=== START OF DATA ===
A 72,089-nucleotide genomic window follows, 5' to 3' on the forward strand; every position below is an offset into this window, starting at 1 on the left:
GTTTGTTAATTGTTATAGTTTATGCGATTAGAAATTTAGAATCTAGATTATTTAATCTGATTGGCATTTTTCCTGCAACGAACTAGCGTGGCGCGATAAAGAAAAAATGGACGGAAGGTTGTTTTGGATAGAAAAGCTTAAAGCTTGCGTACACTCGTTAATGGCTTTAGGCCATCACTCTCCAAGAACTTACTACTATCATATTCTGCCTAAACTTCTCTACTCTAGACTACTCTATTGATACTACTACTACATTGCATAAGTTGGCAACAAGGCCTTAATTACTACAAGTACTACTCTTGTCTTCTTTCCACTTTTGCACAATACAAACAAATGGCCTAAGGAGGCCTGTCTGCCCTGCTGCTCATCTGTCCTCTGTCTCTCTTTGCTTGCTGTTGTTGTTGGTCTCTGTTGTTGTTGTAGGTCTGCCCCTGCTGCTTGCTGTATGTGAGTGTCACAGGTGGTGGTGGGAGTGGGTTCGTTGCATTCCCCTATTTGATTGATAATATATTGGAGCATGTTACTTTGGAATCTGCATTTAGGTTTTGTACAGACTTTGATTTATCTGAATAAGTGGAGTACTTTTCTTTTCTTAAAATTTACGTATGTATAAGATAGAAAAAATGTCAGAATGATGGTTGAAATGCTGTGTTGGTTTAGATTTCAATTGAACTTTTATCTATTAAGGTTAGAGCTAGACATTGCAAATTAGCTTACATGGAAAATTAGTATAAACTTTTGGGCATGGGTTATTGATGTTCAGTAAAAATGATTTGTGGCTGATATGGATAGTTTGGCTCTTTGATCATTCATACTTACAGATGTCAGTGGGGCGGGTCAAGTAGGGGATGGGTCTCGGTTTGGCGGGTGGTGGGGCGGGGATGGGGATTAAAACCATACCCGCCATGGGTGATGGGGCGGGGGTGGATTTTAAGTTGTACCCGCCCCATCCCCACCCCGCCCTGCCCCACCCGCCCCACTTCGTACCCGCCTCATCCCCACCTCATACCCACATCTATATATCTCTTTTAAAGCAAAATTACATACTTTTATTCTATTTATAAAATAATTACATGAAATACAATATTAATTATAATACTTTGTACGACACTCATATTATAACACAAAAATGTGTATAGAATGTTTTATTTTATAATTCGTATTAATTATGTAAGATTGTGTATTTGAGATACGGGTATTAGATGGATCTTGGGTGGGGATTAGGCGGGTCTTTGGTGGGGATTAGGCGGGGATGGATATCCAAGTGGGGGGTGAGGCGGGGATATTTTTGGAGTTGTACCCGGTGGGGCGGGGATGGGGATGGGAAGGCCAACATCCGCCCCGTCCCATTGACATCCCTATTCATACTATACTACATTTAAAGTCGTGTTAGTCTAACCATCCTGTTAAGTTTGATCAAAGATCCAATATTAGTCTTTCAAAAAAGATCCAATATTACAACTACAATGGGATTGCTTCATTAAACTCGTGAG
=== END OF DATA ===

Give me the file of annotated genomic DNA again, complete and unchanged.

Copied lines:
A 72,089-nucleotide genomic window follows, 5' to 3' on the forward strand; every position below is an offset into this window, starting at 1 on the left:
GTTTGTTAATTGTTATAGTTTATGCGATTAGAAATTTAGAATCTAGATTATTTAATCTGATTGGCATTTTTCCTGCAACGAACTAGCGTGGCGCGATAAAGAAAAAATGGACGGAAGGTTGTTTTGGATAGAAAAGCTTAAAGCTTGCGTACACTCGTTAATGGCTTTAGGCCATCACTCTCCAAGAACTTACTACTATCATATTCTGCCTAAACTTCTCTACTCTAGACTACTCTATTGATACTACTACTACATTGCATAAGTTGGCAACAAGGCCTTAATTACTACAAGTACTACTCTTGTCTTCTTTCCACTTTTGCACAATACAAACAAATGGCCTAAGGAGGCCTGTCTGCCCTGCTGCTCATCTGTCCTCTGTCTCTCTTTGCTTGCTGTTGTTGTTGGTCTCTGTTGTTGTTGTAGGTCTGCCCCTGCTGCTTGCTGTATGTGAGTGTCACAGGTGGTGGTGGGAGTGGGTTCGTTGCATTCCCCTATTTGATTGATAATATATTGGAGCATGTTACTTTGGAATCTGCATTTAGGTTTTGTACAGACTTTGATTTATCTGAATAAGTGGAGTACTTTTCTTTTCTTAAAATTTACGTATGTATAAGATAGAAAAAATGTCAGAATGATGGTTGAAATGCTGTGTTGGTTTAGATTTCAATTGAACTTTTATCTATTAAGGTTAGAGCTAGACATTGCAAATTAGCTTACATGGAAAATTAGTATAAACTTTTGGGCATGGGTTATTGATGTTCAGTAAAAATGATTTGTGGCTGATATGGATAGTTTGGCTCTTTGATCATTCATACTTACAGATGTCAGTGGGGCGGGTCAAGTAGGGGATGGGTCTCGGTTTGGCGGGTGGTGGGGCGGGGATGGGGATTAAAACCATACCCGCCATGGGTGATGGGGCGGGGGTGGATTTTAAGTTGTACCCGCCCCATCCCCACCCCGCCCTGCCCCACCCGCCCCACTTCGTACCCGCCTCATCCCCACCTCATACCCACATCTATATATCTCTTTTAAAGCAAAATTACATACTTTTATTCTATTTATAAAATAATTACATGAAATACAATATTAATTATAATACTTTGTACGACACTCATATTATAACACAAAAATGTGTATAGAATGTTTTATTTTATAATTCGTATTAATTATGTAAGATTGTGTATTTGAGATACGGGTATTAGATGGATCTTGGGTGGGGATTAGGCGGGTCTTTGGTGGGGATTAGGCGGGGATGGATATCCAAGTGGGGGGTGAGGCGGGGATATTTTTGGAGTTGTACCCGGTGGGGCGGGGATGGGGATGGGAAGGCCAACATCCGCCCCGTCCCATTGACATCCCTATTCATACTATACTACATTTAAAGTCGTGTTAGTCTAACCATCCTGTTAAGTTTGATCAAAGATCCAATATTAGTCTTTCAAAAAAGATCCAATATTACAACTACAATGGGATTGCTTCATTAAACTCGTGAG